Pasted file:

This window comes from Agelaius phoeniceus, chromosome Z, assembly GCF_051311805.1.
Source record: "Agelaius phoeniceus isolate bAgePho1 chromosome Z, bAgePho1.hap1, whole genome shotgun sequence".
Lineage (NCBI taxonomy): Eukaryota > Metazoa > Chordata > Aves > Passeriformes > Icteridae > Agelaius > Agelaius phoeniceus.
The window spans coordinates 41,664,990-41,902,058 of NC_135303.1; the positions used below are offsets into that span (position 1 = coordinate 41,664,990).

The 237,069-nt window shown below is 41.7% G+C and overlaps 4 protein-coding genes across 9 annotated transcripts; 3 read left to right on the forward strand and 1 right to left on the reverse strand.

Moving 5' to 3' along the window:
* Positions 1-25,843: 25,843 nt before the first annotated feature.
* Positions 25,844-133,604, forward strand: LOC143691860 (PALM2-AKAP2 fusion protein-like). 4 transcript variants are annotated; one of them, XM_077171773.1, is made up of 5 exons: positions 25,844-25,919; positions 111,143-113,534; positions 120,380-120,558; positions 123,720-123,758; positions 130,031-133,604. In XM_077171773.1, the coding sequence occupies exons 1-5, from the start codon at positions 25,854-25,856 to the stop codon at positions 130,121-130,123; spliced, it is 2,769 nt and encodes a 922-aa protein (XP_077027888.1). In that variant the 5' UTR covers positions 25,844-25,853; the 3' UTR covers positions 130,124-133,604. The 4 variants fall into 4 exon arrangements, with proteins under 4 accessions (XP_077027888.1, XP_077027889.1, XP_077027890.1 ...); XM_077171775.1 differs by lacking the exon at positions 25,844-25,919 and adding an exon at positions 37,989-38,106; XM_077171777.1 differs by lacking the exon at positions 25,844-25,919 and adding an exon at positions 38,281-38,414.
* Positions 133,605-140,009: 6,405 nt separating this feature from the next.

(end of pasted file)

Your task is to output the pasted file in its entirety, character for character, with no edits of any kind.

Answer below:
This window comes from Agelaius phoeniceus, chromosome Z, assembly GCF_051311805.1.
Source record: "Agelaius phoeniceus isolate bAgePho1 chromosome Z, bAgePho1.hap1, whole genome shotgun sequence".
Lineage (NCBI taxonomy): Eukaryota > Metazoa > Chordata > Aves > Passeriformes > Icteridae > Agelaius > Agelaius phoeniceus.
The window spans coordinates 41,664,990-41,902,058 of NC_135303.1; the positions used below are offsets into that span (position 1 = coordinate 41,664,990).

The 237,069-nt window shown below is 41.7% G+C and overlaps 4 protein-coding genes across 9 annotated transcripts; 3 read left to right on the forward strand and 1 right to left on the reverse strand.

Moving 5' to 3' along the window:
* Positions 1-25,843: 25,843 nt before the first annotated feature.
* Positions 25,844-133,604, forward strand: LOC143691860 (PALM2-AKAP2 fusion protein-like). 4 transcript variants are annotated; one of them, XM_077171773.1, is made up of 5 exons: positions 25,844-25,919; positions 111,143-113,534; positions 120,380-120,558; positions 123,720-123,758; positions 130,031-133,604. In XM_077171773.1, the coding sequence occupies exons 1-5, from the start codon at positions 25,854-25,856 to the stop codon at positions 130,121-130,123; spliced, it is 2,769 nt and encodes a 922-aa protein (XP_077027888.1). In that variant the 5' UTR covers positions 25,844-25,853; the 3' UTR covers positions 130,124-133,604. The 4 variants fall into 4 exon arrangements, with proteins under 4 accessions (XP_077027888.1, XP_077027889.1, XP_077027890.1 ...); XM_077171775.1 differs by lacking the exon at positions 25,844-25,919 and adding an exon at positions 37,989-38,106; XM_077171777.1 differs by lacking the exon at positions 25,844-25,919 and adding an exon at positions 38,281-38,414.
* Positions 133,605-140,009: 6,405 nt separating this feature from the next.